The proposed hydrogen technology demonstration facility and hydrogen refuelling system.

The funding comes as part of a $10 million grant to Swinburne University of Technology (Swinburne) to work with us and establish the Victorian Hydrogen Hub (VH2).

Led by Swinburne, VH2 is designed to bring researchers, industry partners and businesses together to test, trial and demonstrate new and emerging hydrogen technologies. The station will be based at our Clayton site, a shared facility with Swinburne.

With this new funding, we will install a commercial hydrogen refuelling station on our Clayton site in Victoria. It will sit alongside an integrated hydrogen production and storage demonstration facility. Hydrogen will be stored on site and used as fuel for Toyota Mirai Hydrogen Fuel Cell Electric Vehicles.

Initially, a fleet of hydrogen vehicles will be available for CSIRO and our partners as a trial, and an example of ‘real world’ use. There is potential to expand to provide refuelling to other zero emission vehicle trials in the local area.

Driving forward with hydrogen in Australia

Clean hydrogen is already considered to be cost-competitive as a fuel for road transport. But one of the main barriers to greater market uptake is the lack of infrastructure supporting its use.

The new hydrogen refuelling station is a key step towards removing that barrier. It will be just one part of our emerging Hydrogen Industry Mission, which is helping Australia to de-risk hydrogen technology deployment and demonstrate emerging technology.

And, most important of all, it’s part of how we’re helping Australia transition to a net zero future.


  1. Are you familiar with Fusion Fuel Green?
    I hear they produce Green Hydrogen and partnering with Ampol, Ltd.
    Your thoughts on this, please.

    1. Hi Ed, thank you for your message. Our scientists are leading the way with hydrogen technology in Australia. We are not involved in research with Fusion Fuel Green company. We are, however, partnering with Ampol to build the next gen of clean energy storage, powered by hydrogen, through newly-announced Endua start up: https://www.csiro.au/en/news/news-releases/2021/endua-to-build-next-gen-of-clean-hydrogen-energy-storage.

      Team CSIRO

  2. Rather than Hydrogen to create power for electric motors, why not use to drive a combustion style motor ?

  3. Last three comments raise a key question. The energy efficiency of the system. Elon Musk argues that the energy costs of the extra transformations in the hydrogen-powered vehicle are a serious disadvantage of that system compared to batter electricity for the same solar source. I guess it is thermodyamics again!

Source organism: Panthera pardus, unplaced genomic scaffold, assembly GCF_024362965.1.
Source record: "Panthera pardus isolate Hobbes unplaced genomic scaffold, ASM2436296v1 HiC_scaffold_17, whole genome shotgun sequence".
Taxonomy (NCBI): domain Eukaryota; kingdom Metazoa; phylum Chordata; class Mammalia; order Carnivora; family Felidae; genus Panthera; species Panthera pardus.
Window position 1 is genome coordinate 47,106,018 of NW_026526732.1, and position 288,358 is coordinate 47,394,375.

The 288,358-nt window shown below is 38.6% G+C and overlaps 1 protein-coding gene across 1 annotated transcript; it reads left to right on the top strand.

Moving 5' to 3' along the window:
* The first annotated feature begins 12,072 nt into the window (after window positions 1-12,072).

1. If the hydrogen is generated using “excess” solar power then the inefficiencies are less of a concern. I think hydrogen will still form part of the energy mix in the future.

  4. We all need to know the real facts about producing Hydrogen! Not what the experts only want us to know. In this very short description above, there appears to be no real evidence that Hydrogen will accomplish any emission problems!

  5. I am intrigued. We have grey, brown, and blue hydrogen that are produced from carbon based sources – either coal or LNG. The by-products are CO and CO2. Carbon capture and storage works for this process so that we keep the H2. However carbon capture and storage doesn’t work for coal fired power stations. Green H2 is good as it comes from water – no CO or CO2 but we use some 7kg of water for a kg of H2. Say we have 5 million vehicles in Sydney using H2 – what then happens to the H2 after use? Does it recombine with O2 to make water – and how does that appear at the exhaust – water vapour or liquid water. How much? 5m x 7(kg) by say 2?=70m litres of water and vapour per day into that one city (if only 2 litres of H2 used per day per vehicle). What will that do to the climate of Sydney with increased humidity? Where does the water for the green H2 come from and where does all the produced water from grey, brown, blue or green H2 go in the end? Is there any need to consider re-use of that water?

    1. Hydrogen fuel cell vehicles (FCVs) emit approximately the same amount of water per mile as vehicles using gasoline-powered internal combustion engines (ICEs).